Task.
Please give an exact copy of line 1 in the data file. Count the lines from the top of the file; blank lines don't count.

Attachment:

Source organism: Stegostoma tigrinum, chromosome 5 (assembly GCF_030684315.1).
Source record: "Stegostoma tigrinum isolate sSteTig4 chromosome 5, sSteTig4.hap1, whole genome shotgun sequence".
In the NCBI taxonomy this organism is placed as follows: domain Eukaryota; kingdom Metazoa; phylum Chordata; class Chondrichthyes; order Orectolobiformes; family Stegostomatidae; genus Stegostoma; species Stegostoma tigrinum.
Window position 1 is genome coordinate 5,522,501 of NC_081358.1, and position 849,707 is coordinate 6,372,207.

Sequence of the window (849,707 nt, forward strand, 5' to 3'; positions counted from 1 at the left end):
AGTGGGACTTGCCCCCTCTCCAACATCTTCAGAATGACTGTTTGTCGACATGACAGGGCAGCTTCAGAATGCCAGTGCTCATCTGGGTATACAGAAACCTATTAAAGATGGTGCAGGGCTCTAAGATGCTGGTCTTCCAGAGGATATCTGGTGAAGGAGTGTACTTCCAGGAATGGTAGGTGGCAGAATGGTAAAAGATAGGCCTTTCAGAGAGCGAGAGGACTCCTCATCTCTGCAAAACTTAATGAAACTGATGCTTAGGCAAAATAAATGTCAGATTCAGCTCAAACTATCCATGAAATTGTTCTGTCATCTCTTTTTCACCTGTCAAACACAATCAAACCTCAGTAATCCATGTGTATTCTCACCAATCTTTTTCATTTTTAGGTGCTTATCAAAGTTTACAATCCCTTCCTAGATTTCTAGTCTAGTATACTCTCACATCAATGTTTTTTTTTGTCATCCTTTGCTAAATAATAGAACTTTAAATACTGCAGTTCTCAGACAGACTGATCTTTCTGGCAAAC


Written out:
Source organism: Stegostoma tigrinum, chromosome 5 (assembly GCF_030684315.1).